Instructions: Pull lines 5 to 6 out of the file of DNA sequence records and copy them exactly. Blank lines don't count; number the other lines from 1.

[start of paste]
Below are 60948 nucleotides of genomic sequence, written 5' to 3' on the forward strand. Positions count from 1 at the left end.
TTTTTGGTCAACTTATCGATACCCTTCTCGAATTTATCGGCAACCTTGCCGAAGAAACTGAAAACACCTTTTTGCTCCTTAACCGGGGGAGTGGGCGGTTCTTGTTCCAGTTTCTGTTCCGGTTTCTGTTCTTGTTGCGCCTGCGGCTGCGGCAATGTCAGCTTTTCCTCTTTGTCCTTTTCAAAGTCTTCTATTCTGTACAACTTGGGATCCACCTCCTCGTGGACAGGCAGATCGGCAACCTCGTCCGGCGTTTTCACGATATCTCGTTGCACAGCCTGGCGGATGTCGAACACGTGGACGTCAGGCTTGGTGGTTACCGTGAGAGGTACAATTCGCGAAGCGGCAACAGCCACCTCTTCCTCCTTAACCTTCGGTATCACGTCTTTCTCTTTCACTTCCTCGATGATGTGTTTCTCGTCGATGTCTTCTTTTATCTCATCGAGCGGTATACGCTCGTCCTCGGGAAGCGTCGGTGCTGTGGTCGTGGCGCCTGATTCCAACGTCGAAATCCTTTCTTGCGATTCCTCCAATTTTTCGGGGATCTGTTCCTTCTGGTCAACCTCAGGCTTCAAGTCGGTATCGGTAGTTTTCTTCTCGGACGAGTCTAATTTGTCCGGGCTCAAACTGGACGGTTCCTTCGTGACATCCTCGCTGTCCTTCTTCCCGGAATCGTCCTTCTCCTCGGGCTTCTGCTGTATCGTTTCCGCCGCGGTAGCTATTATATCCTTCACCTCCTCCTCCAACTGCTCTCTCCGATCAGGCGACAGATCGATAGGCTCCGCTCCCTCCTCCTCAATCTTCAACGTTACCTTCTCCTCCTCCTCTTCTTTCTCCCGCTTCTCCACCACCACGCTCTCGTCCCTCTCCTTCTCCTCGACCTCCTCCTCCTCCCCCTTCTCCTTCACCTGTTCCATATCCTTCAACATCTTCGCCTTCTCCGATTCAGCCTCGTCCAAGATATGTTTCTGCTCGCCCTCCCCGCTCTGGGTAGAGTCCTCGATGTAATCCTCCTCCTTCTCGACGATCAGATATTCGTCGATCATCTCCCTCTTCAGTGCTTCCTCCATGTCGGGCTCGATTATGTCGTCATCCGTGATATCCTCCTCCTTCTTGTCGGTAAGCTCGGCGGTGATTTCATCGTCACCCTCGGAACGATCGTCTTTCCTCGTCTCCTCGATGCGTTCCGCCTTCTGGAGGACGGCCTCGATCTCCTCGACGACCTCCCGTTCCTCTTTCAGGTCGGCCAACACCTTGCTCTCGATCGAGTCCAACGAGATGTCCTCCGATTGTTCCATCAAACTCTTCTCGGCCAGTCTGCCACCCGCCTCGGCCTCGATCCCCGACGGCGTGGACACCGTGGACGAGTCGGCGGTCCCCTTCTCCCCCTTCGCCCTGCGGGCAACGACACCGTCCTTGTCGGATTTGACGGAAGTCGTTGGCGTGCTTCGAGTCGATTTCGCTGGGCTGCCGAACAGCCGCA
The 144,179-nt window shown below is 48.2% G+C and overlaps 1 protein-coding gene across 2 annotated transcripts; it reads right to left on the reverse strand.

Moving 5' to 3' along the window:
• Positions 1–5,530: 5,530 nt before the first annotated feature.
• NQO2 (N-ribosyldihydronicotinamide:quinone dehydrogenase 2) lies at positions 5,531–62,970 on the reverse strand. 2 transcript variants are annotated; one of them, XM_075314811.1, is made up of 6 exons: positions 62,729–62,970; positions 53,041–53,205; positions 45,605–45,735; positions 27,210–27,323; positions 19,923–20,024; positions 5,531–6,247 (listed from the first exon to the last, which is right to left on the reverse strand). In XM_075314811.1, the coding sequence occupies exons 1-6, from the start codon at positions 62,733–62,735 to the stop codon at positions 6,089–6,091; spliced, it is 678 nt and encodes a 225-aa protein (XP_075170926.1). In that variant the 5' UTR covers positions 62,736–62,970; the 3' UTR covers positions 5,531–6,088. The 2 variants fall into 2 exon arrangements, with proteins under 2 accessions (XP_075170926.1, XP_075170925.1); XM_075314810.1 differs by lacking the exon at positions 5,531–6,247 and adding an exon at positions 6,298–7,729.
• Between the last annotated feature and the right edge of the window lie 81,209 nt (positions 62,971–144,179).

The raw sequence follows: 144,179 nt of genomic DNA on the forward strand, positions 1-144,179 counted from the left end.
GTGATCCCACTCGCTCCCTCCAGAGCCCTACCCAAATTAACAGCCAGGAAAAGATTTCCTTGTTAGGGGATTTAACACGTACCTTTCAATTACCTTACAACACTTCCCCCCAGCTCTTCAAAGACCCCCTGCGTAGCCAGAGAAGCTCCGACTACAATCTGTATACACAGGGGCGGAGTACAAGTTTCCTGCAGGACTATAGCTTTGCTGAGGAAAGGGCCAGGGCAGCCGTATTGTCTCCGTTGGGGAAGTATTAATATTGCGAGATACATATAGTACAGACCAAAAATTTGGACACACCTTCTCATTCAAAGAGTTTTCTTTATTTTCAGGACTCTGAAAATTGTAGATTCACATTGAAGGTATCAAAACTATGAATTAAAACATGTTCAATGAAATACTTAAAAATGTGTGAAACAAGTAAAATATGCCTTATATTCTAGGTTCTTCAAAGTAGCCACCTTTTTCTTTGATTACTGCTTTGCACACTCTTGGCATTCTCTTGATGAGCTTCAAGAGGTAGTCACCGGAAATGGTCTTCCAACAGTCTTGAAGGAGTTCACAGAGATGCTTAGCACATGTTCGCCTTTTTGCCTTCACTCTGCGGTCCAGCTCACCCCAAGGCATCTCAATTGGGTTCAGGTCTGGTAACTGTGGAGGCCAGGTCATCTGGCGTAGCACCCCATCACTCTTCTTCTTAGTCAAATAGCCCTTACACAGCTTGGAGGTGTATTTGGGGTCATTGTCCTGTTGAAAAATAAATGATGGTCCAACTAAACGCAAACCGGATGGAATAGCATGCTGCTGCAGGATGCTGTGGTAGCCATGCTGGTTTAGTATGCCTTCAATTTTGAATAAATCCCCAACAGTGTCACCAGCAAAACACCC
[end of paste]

• Positions 1–5,530: 5,530 nt before the first annotated feature.
• NQO2 (N-ribosyldihydronicotinamide:quinone dehydrogenase 2) lies at positions 5,531–62,970 on the reverse strand. 2 transcript variants are annotated; one of them, XM_075314811.1, is made up of 6 exons: positions 62,729–62,970; positions 53,041–53,205; positions 45,605–45,735; positions 27,210–27,323; positions 19,923–20,024; positions 5,531–6,247 (listed from the first exon to the last, which is right to left on the reverse strand). In XM_075314811.1, the coding sequence occupies exons 1-6, from the start codon at positions 62,733–62,735 to the stop codon at positions 6,089–6,091; spliced, it is 678 nt and encodes a 225-aa protein (XP_075170926.1). In that variant the 5' UTR covers positions 62,736–62,970; the 3' UTR covers positions 5,531–6,088. The 2 variants fall into 2 exon arrangements, with proteins under 2 accessions (XP_075170926.1, XP_075170925.1); XM_075314810.1 differs by lacking the exon at positions 5,531–6,247 and adding an exon at positions 6,298–7,729.